wisdom: nothing to teach
I become the expert when I quit trying to be the expert
There is a certain type of English teacher who loves the subject, not because of the power of the written word, but because words can feel like a candy store or a trendy coffee shop where you are part of the in-crowd if you never make the mistake of using “your” instead of “you're” and they give you high-fives and fist-bumps for ridding the world of dangling participles.
There is a certain type of math teacher who loves the subject, not because of the power and practicality of numbers, but because it feels fun to live life by an algorithm and have a binary set of yes or no answers dividing through the messy mystery of life.
There is a certain type of science teacher who loves science, not out of the acquaintance with life and death, but because it is fun to feel like you're in the smart people camp and talk research and data and laugh at those who believe in the lyrical poetry of Genesis (the book and not the once-popular power ballad band of the eighties).
There is a certain type of history teacher who loves the subject, not because of the power of story and the danger of ever-shifting public memory, but because it is fun to dress in Civil War regalia and imagine a nostalgic glory day that never existed and it is convenient to use dead men as talking points on a crusade of indoctrination.
It's novelty, affinity, perhaps even comfort, but it isn't love. The subject is a warm blanket or a cozy pair of slippers or, on the best days, a golden lab that wags her tail and tells you that the world is not as broken as it first appears as long as knowledge remains manageable and measurable and tidy.
At some point, if a teacher is attentive, the paradigm changes. Perhaps the English teacher is in a conversation and finally realizes that words shape reality. The math teacher sees the loaded, often political reality of data-twisters and now math becomes terrifying. The history teacher sees an event effect the "people from below" and grasps intuitively, the sense of connection with the larger human story. The science teacher smells death for the first time - real death, unleashed, outside of a jar, lacking any scent of formaldehyde - and sees the life cycle, not as a diagram, but as a vapor.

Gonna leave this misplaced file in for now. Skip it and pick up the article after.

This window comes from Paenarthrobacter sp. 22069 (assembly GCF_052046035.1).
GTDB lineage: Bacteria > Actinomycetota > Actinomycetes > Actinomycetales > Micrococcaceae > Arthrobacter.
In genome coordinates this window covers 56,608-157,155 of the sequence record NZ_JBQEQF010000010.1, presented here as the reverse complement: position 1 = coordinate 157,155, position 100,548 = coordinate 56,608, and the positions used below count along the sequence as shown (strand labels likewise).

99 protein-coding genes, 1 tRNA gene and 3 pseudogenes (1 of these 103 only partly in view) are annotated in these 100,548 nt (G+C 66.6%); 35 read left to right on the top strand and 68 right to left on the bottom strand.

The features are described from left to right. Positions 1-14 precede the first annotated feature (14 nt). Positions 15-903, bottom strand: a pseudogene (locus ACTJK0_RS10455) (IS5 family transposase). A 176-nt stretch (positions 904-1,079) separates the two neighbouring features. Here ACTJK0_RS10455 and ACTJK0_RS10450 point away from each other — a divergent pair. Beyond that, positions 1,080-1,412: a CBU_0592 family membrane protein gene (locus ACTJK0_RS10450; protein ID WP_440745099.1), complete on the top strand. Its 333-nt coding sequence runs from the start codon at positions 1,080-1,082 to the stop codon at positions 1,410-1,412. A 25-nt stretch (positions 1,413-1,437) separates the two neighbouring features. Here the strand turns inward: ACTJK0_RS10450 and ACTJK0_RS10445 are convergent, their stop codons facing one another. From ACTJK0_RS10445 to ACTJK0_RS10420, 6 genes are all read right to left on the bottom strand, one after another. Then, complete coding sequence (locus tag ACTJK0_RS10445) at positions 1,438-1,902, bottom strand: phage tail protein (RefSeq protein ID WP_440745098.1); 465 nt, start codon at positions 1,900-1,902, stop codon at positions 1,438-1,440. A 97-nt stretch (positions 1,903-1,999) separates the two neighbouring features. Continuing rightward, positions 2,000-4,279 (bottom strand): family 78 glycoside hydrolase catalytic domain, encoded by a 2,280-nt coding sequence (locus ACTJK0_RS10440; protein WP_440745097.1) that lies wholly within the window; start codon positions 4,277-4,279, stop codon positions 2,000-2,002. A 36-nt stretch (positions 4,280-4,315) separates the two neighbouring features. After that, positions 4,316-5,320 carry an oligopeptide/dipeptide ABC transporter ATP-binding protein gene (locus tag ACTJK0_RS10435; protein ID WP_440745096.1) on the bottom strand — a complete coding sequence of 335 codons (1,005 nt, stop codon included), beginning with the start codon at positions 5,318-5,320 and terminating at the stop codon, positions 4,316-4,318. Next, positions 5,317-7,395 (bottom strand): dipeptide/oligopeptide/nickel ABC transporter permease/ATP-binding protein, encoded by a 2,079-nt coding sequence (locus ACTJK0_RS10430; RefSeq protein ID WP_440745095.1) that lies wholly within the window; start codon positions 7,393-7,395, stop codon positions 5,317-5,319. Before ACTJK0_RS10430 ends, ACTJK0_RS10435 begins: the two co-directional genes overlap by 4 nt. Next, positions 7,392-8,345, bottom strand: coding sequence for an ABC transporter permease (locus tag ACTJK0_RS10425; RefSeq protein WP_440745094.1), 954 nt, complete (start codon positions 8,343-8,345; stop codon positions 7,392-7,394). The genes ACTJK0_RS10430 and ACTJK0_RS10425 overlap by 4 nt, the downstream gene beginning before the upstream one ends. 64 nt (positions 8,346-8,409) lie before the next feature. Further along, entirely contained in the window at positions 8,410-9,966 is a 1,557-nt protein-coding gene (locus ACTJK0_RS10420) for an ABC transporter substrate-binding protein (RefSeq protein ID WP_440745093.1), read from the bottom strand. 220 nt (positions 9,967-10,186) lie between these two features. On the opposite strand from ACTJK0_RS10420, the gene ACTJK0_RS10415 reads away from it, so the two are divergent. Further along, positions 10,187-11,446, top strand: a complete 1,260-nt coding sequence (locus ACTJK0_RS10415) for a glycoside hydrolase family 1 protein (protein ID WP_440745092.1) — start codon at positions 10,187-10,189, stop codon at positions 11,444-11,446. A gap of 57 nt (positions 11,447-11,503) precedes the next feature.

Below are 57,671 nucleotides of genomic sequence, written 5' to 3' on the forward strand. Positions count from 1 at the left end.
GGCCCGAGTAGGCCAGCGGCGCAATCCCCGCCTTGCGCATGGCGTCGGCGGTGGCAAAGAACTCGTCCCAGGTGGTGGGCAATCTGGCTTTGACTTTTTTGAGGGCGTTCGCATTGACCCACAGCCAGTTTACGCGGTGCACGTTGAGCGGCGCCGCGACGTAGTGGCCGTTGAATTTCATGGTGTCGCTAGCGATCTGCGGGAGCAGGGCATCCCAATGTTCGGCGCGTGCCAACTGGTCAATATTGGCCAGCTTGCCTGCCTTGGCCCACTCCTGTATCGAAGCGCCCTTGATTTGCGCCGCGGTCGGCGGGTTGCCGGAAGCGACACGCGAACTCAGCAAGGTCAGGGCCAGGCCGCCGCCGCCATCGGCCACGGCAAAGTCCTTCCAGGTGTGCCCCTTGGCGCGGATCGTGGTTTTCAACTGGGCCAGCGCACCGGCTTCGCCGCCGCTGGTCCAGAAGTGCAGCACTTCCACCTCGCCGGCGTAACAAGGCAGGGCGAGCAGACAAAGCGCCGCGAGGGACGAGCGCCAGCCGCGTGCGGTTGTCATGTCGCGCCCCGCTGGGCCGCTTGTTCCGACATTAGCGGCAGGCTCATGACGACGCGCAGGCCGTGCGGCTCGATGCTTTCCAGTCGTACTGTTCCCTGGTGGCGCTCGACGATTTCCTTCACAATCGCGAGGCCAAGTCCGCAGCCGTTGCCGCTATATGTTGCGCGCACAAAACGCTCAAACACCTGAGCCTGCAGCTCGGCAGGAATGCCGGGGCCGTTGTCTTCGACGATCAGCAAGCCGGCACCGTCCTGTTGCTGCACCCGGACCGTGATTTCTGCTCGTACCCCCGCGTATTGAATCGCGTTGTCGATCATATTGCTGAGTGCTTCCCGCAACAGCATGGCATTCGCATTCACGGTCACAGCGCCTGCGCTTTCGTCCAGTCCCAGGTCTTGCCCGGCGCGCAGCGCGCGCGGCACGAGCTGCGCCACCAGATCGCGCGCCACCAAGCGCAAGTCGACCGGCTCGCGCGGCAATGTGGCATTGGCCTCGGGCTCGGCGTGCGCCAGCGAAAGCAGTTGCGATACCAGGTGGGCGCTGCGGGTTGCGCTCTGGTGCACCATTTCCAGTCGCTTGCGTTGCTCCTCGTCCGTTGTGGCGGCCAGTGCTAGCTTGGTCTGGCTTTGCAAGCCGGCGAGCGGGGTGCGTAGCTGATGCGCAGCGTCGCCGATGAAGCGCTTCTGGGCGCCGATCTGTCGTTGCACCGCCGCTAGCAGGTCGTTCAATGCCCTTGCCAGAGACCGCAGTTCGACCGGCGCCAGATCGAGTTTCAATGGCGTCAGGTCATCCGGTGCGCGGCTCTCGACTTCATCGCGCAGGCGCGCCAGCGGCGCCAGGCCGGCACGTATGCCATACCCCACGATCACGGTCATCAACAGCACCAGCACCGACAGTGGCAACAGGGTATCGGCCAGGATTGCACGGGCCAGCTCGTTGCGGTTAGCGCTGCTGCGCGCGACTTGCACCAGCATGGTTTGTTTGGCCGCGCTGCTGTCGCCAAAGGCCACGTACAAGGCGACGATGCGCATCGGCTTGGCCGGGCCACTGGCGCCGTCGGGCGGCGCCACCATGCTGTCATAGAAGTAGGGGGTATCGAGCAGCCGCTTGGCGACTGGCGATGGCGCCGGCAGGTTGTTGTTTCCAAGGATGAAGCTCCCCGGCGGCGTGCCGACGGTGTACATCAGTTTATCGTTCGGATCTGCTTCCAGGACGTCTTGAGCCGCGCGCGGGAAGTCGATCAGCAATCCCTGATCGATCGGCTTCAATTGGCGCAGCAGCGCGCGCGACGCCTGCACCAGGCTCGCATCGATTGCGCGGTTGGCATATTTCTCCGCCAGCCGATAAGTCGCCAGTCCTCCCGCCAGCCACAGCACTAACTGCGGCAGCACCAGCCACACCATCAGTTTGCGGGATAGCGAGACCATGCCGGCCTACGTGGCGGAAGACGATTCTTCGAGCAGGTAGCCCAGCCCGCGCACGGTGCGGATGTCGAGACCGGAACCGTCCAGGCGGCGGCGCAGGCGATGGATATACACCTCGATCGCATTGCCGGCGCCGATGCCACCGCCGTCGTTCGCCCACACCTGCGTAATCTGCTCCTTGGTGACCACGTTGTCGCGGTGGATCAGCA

It is in these moments that the teacher realizes that the knowledge is not bound to a textbook or a set of standards or a curriculum map. It is a mystery, not in the New Age, “let’s light some incense and play Enya” kind of mystery, but in the jagged, uncomfortable, “adjust your tie since it makes you sweat and tremble” kind of way.
When I first began teaching, I viewed the subject as exactly that – a subject, a slave, something that could be chained down and tamed.
* * *
I introduce our school counselor, who was a few blocks away when the 9-11 terrorist attacks happened. She shares the human side of the story - the fear and anguish, the unity that ensued when people welcomed strangers into their cars. She mentions the white powder that covered everything and warns us that she the real white powder covering everything now is the way we have trivialized the event with action movies.